Referring now to FIG. 9, a partial, schematic diagram of another embodiment of a new charging scheme/system 600 for pre-charging a DC link of a power converter, such as the multi-level power conversion assembly 210 of the multi-phase power generating asset 10 of FIGS. 1-4. The charging system 600 includes a non-optional distortion filter 302 positioned between the contactor 226, a disconnect contactor to decouple one of the converter phases 310 and the line-side converter 222, and a phase of the power convert 210 comprising one or more non-dedicated electrical bridge components 304. The distortion filter 302 is configured to help resolve harmonic distortions and to further condition the grid-side voltage prior to delivery to the line side converter 222; however, other non-DC link pre-charging functions are envisioned. Specifically, the charging system 600 establishes a ground point 306 on the DC link 244, and a single-line connection to the grid side of the power converter 210. As such, the charging system 500 ties a portion of the DC link to ground 306 and ties one of the phases to the power grid 243. By using a ground connection on the converter DC link, a return path for one of the AC phases is created (see FIG. 11) and the distortion filter 302 can be used as the pre-charging impedance. The charging system 600, therefore, takes advantage of the neutral point to secure a balanced DC link and further eliminates the need for superfluous pre-charge resistors, contactors, diodes, and fuses (compare FIG. 8 and FIG. 9). In an embodiment where the multi-phase power generating asset 10 includes a 3L power conversion assembly 210 that is on a ground referenced electrical system, the system 600 may include a main inductor disconnect point, which allows a temporary connection to be established between the neutral point and the ground point 306.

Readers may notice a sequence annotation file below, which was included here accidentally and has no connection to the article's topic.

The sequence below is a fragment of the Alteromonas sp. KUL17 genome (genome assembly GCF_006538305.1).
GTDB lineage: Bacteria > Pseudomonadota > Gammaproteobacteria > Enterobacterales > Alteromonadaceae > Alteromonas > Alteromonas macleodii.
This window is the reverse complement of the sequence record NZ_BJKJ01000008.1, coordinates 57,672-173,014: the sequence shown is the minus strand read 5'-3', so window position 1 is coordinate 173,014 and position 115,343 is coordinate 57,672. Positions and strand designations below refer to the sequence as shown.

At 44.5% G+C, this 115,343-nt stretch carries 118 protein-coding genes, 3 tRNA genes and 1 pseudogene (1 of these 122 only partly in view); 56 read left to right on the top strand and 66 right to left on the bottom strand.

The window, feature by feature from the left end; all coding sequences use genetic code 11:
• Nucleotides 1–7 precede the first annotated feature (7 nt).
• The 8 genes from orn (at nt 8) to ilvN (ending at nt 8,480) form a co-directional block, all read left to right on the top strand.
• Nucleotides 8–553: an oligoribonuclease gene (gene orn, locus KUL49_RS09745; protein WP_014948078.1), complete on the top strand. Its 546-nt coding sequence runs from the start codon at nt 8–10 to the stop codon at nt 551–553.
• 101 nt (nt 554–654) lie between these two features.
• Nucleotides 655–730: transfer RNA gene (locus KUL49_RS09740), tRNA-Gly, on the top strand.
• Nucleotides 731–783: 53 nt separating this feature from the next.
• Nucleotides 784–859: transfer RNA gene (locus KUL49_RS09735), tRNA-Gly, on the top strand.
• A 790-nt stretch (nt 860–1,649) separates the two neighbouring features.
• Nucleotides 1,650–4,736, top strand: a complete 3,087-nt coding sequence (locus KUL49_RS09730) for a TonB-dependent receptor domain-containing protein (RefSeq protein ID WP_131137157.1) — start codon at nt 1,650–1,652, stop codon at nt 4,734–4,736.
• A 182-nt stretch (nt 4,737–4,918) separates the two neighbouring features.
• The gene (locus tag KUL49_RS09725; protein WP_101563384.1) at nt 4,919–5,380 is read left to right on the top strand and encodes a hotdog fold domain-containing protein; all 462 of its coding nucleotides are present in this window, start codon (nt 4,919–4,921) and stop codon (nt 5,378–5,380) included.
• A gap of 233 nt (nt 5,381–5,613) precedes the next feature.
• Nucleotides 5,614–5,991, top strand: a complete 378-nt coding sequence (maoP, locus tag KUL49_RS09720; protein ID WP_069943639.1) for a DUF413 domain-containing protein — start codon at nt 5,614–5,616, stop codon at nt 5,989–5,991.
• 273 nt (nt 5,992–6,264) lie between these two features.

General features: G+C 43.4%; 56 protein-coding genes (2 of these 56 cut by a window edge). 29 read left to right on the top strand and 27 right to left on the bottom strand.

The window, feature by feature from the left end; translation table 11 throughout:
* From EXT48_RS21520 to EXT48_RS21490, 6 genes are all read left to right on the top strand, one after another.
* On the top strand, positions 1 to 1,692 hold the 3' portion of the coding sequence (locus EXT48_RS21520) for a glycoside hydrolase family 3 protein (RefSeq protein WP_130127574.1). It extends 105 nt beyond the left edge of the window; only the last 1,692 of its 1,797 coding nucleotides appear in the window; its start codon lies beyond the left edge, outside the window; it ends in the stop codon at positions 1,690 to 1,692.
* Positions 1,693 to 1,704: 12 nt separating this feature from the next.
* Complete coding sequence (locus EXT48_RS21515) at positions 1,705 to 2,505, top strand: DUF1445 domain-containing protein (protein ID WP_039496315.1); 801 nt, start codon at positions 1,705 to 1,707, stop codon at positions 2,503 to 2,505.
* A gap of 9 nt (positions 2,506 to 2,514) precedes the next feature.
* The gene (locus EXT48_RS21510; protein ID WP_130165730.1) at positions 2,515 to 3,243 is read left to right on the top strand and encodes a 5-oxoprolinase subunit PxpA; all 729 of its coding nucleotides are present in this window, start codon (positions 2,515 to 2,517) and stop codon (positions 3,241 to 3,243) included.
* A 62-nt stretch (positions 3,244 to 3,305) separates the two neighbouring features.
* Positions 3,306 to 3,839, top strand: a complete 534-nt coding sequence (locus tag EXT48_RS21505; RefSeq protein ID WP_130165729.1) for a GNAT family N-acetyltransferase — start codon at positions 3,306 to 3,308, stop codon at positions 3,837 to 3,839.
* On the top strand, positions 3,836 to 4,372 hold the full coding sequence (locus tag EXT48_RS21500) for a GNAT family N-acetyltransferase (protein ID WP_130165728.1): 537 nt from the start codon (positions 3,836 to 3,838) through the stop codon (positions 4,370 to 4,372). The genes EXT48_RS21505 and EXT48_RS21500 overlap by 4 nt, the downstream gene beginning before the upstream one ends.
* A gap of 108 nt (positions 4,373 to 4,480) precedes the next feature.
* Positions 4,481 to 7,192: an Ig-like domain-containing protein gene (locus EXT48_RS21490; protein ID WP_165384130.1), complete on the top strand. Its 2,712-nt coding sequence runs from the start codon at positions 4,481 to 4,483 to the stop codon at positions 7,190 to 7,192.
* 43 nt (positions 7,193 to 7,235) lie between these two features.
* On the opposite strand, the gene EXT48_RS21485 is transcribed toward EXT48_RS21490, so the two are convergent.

Referring now to FIG. 10, a current flow path for the partial, schematic diagram of FIG. 8 is shown. No current flows through the optional distortion filter 302; however, there is a ground point 306.

Referring now to FIG. 11, a current flow path for the partial, schematic diagram of FIG. 9 is shown. Current flows through the modified distortion filter 302 and there is a ground point 306.

Referring now to FIG. 12, a flow diagram of an embodiment of a method 700 for minimizing charging current during start-up of an AC electrical power system connected to a power grid is illustrated. The method may be implemented using the system 400, 500, or 600 discussed herein with references to FIGS. 1-11. FIG. 12 depicts steps performed in a particular order for purposes of illustration and discussion. Those of ordinary skill in the art, using the disclosures provided herein, will understand that various steps of the method 700 or any of the other methods disclosed herein may be adapted, modified, rearranged, performed simultaneously, or modified in various ways without deviating from the scope of the present disclosure.